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Trial by fire

 

For a widow, to cast herself into the burning pyre of the dead husband is to occupy the highest office of fidelity and fortitude, according to Bhairav Singh, a witness to Roop Kanwar’s Sati in Deorala, Rajasthan, in 1987.
VIKAS KUMAR | Issue Dated: June 1, 2008
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Trial by fire “It’s been 20 years since Roop Kanwar committed Sati. But I remember it as if it happened just yesterday. Committing Sati is prestigious for the Rajput clan. Before Roop Kanwar, many Rajput women had committed Sati. Now, there stands a Sati Mata (mother goddess) temple where Roop Kanwar had entered the burning pyre of her husband. By committing Sati, Roop Kanwar kept alive the flickering lamp of Hindu rituals. I was one of the witnesses to the act. That day after the death of her husband, she was made to sit on the funeral pyre. Her eyes were closed as she sat and kept chanting God’s name. All the people around praised this decision and Roop Kanwar’s sacrifice. The Rajput men surrounded the pyre with swords and, whether due to a miracle or Devi Sati’s grace, the pyre lit automatically! To my utter amazement, Roop Kanwar, who went up in flames, did not even let out a cry of pain! This was indeed the blessing of Goddess Sati. No normal person could dare it. Sumer Singh’s family was fortunate to have a brave woman like Roop Kanwar in their family. Contemporary generations, who term Sati regressive and barbaric, only exhibit their ignorance of Indian tradition and culture.

BRASS TACKS

The Commission of Sati (Prevention) Act of 1987 defined the Abetment of Sati in Part 2, Section 4(a) thus: “Any inducement to a widow or woman to get her burnt or buried alive along with the body of her deceased husband or with any other relative or with any object associated with the husband or relative, irrespective of whether she is in a fit state of mind or is labouring under a state…impeding the exercise of her free will..” Incidentally, Roop Kanwar’s father-in-law along with 10 others were acquitted.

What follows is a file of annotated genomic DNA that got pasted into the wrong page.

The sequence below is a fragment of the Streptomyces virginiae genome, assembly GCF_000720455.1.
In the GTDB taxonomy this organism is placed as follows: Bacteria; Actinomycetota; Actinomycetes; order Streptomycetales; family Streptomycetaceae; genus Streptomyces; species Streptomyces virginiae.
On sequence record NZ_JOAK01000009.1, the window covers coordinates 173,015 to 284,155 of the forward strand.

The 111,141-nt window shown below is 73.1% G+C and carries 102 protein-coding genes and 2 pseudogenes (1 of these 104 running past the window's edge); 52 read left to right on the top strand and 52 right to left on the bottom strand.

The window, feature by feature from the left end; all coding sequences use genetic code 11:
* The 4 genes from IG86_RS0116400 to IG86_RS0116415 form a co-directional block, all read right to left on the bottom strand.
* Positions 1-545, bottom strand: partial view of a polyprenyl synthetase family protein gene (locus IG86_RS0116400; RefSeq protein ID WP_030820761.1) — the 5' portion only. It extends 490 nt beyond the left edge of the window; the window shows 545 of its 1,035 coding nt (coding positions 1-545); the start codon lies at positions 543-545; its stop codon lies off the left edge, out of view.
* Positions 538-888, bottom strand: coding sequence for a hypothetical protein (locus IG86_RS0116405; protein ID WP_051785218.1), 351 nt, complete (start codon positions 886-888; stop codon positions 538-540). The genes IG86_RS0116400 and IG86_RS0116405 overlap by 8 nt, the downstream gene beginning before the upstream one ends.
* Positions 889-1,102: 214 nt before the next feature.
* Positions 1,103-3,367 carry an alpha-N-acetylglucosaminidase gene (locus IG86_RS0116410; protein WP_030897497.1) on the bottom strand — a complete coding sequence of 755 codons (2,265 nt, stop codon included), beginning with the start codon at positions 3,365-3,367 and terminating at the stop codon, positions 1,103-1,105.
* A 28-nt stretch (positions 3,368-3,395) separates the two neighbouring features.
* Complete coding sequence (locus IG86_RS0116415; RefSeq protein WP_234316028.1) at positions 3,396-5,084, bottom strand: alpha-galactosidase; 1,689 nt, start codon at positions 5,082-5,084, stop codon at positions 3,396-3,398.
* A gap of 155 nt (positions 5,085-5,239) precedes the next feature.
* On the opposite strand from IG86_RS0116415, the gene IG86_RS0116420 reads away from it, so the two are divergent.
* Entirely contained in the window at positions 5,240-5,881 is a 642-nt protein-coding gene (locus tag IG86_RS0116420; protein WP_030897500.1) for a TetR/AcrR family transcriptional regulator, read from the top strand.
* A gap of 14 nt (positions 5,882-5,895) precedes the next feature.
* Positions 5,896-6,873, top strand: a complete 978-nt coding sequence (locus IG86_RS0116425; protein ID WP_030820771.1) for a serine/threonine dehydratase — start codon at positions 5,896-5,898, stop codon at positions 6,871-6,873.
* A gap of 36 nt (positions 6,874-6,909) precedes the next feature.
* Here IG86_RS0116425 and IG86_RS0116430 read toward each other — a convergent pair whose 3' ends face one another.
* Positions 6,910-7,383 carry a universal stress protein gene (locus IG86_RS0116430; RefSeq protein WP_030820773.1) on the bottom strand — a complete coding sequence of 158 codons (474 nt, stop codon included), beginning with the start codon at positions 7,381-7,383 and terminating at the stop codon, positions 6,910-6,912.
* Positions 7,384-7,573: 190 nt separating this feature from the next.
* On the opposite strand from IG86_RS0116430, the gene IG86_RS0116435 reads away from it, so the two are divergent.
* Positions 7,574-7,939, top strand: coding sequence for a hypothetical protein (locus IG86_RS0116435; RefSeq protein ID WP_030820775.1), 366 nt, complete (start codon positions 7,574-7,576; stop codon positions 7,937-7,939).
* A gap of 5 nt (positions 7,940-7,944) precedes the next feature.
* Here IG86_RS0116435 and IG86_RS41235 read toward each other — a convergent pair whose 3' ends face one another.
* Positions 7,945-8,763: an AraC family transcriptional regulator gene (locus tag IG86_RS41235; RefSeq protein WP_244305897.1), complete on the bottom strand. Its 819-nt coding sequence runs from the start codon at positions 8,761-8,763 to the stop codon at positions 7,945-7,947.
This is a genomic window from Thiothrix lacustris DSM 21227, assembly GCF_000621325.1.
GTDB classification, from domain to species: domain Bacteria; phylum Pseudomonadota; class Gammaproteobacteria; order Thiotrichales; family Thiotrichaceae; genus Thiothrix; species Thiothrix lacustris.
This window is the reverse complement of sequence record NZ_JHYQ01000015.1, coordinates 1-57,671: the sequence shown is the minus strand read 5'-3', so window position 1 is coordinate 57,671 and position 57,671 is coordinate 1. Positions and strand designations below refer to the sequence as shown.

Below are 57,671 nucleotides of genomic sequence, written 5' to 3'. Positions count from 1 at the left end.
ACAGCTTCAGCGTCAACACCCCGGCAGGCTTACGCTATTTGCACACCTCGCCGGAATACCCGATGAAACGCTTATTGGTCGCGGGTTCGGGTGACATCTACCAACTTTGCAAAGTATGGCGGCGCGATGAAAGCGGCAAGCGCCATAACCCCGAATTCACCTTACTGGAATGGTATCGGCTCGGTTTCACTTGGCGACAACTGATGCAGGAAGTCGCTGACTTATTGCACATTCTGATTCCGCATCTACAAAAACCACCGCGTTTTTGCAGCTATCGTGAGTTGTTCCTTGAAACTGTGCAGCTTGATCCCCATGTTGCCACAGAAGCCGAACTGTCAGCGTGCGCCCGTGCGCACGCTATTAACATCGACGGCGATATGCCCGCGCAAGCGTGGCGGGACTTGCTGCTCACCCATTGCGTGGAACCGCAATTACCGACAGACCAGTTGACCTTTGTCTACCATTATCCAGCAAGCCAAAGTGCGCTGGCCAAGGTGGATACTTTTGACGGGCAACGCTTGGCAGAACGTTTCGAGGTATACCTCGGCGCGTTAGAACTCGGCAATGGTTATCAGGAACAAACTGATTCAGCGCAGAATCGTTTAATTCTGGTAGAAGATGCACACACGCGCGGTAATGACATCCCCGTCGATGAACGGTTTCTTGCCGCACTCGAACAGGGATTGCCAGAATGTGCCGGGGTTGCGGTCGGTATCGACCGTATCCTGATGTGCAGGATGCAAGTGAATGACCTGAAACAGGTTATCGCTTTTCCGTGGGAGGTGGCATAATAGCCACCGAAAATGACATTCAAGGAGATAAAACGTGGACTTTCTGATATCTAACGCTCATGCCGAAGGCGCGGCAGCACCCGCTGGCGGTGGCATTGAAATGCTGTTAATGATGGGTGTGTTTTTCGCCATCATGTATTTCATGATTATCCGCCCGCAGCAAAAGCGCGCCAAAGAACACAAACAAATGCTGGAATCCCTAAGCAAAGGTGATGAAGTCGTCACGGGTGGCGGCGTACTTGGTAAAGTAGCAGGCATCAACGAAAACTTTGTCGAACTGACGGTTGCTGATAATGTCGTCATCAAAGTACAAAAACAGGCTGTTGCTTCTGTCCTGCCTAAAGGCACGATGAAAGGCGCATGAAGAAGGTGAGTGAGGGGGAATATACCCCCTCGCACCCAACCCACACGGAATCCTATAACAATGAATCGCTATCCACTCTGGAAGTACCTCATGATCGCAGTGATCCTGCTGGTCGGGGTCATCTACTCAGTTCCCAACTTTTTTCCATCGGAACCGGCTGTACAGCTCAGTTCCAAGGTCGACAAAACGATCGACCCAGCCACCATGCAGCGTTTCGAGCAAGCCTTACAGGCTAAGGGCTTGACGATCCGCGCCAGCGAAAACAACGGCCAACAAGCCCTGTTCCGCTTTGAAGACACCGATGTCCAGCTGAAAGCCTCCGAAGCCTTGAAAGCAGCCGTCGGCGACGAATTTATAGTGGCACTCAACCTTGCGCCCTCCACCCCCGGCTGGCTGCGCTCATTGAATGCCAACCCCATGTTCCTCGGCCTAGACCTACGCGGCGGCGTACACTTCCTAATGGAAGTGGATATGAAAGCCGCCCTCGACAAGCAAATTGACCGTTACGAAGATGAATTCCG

According to the ancient Hindu beliefs, Sati was the daughter of King Daksh. Sati had eloped with Lord Shiva and this had angered King Daksh to the extent that he refused to have anything to do with her thereafter. Years later, Daksh organised a grand Yagya (holy bonfire) where all the gods and saints were invited except Lord Shiva. Sati went up to her father, who insulted her and her husband, Shiva. Hurt and furious, Sati set herself afire.

This is what gave rise to the practice of Sati, but every woman cannot commit Sati. One has to be very courageous to indulge in self-immolation.

Even after so many years, people still remember Roop Kanwar for her immense fearlessness. September 4 is a very significant day in and around our village. Due to regulations, we are prohibited to conduct any religious function at that venue of Sati. It’s strange that on this day, invariably there is a curfew. You might not believe it, but many politicians and officials who denounce Sati believe and pay regards to Sati Devi in private, but do not propagate it fearing criticism. There are many who say that Roop Kanwar had been forced into it against her wishes, but I know for sure that all such stories were made up. I have been on good terms with Sumer Singh’s family and they would not do such a thing with a woman. The elder brother of the family had been killed in an accident, but his wife was not asked to commit Sati. So it is clear that Roop Kanwar had committed Sati of her own accord. After this incident, Sumer Singh’s family was almost shattered.

Many people, mostly newly married couples, from across the nation still visit Deorala every year to seek the blessings of Sati Devi. People make their wishes to the Goddess and upon its fulfillment, visit again to make offerings. You would not believe but people from Kerala, Punjab and Bihar come over to this place to pay their respects and this shows that they still believe in this ritual. You could put restrictions on fairs and functions, but how would you erase faith from the minds of people?”
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Issue Dated: Feb 5, 2017